Miami Could Not Survive Hurricane Beryl

Guilherme Christmann Pexels

Hurricane Beryl, which developed into a Category 5 hurricane earlier than any date in the history of Atlantic storms, had sustained winds of over 157 miles per hour. The Saffir-Simpson Hurricane Wind Scale describes the effects as “A high percentage of framed homes will be destroyed, with total roof failure and wall collapse.” It did not go near any major city. What if it hit one the size of Miami?

Hurricane News –A Threat To Houston From Beryl

The warming Atlantic increases the likelihood of storms as powerful as Beryl and the number of hurricanes each season. 

The wind speed load for houses built after 2010 is 175 MPH, so many structures built after that might avoid catastrophic damage in a Category 5 hurricane. However, many structures in the Miami area are much older than that. Trees and other objects would be uprooted at speeds much lower than 175 MPH.  A study of risk factors in high winds in the Miami areas also says risks for structures near the water are much higher than those well inland.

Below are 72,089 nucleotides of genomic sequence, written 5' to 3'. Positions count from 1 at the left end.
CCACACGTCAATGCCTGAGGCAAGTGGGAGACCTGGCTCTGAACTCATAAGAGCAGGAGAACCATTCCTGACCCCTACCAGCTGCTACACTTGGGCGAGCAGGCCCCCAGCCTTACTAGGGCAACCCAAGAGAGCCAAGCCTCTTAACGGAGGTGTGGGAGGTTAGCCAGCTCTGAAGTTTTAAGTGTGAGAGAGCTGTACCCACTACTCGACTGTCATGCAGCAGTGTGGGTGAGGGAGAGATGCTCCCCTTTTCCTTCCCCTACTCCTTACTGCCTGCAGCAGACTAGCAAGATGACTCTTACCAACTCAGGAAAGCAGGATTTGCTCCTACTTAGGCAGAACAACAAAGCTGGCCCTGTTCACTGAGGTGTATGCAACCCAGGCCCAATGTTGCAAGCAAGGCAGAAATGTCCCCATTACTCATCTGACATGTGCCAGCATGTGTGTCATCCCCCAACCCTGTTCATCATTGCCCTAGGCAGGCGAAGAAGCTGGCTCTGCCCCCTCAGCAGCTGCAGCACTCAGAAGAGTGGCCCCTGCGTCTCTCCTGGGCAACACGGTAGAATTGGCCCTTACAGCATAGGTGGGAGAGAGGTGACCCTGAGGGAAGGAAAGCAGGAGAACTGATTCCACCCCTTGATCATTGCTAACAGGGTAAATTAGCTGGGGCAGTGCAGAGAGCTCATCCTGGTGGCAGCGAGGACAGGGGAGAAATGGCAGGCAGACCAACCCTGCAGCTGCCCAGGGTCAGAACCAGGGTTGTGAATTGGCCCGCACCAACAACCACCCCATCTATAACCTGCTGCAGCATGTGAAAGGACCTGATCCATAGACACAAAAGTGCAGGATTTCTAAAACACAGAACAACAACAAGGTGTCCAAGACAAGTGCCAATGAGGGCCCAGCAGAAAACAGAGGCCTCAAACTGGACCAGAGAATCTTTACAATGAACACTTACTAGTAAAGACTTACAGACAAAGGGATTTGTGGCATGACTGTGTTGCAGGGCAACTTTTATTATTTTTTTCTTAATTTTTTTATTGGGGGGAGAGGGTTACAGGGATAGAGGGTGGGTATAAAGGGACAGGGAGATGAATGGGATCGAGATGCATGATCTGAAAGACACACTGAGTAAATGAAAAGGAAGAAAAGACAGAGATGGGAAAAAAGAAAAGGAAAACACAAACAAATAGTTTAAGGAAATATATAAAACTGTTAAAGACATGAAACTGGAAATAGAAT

High Rises Damaged

High-rise buildings would be a greater risk than many homes. Five Thirty-Eight pointed out, “ And despite the use of stronger materials, Hurricane Wilma (a Category 3 storm when it hit the U.S. in 2005) destroyed windows throughout Miami’s downtown high-rises in upper floors.”

Several pieces of research show that as much as 60% of Miami would be underwater if seas rise two feet. One study shows that a Category 5 Hurricane causes a 19-foot storm surge based on mean high tide. Seas that high would flood a huge amount of Miami

Beryl would wreck Miami.

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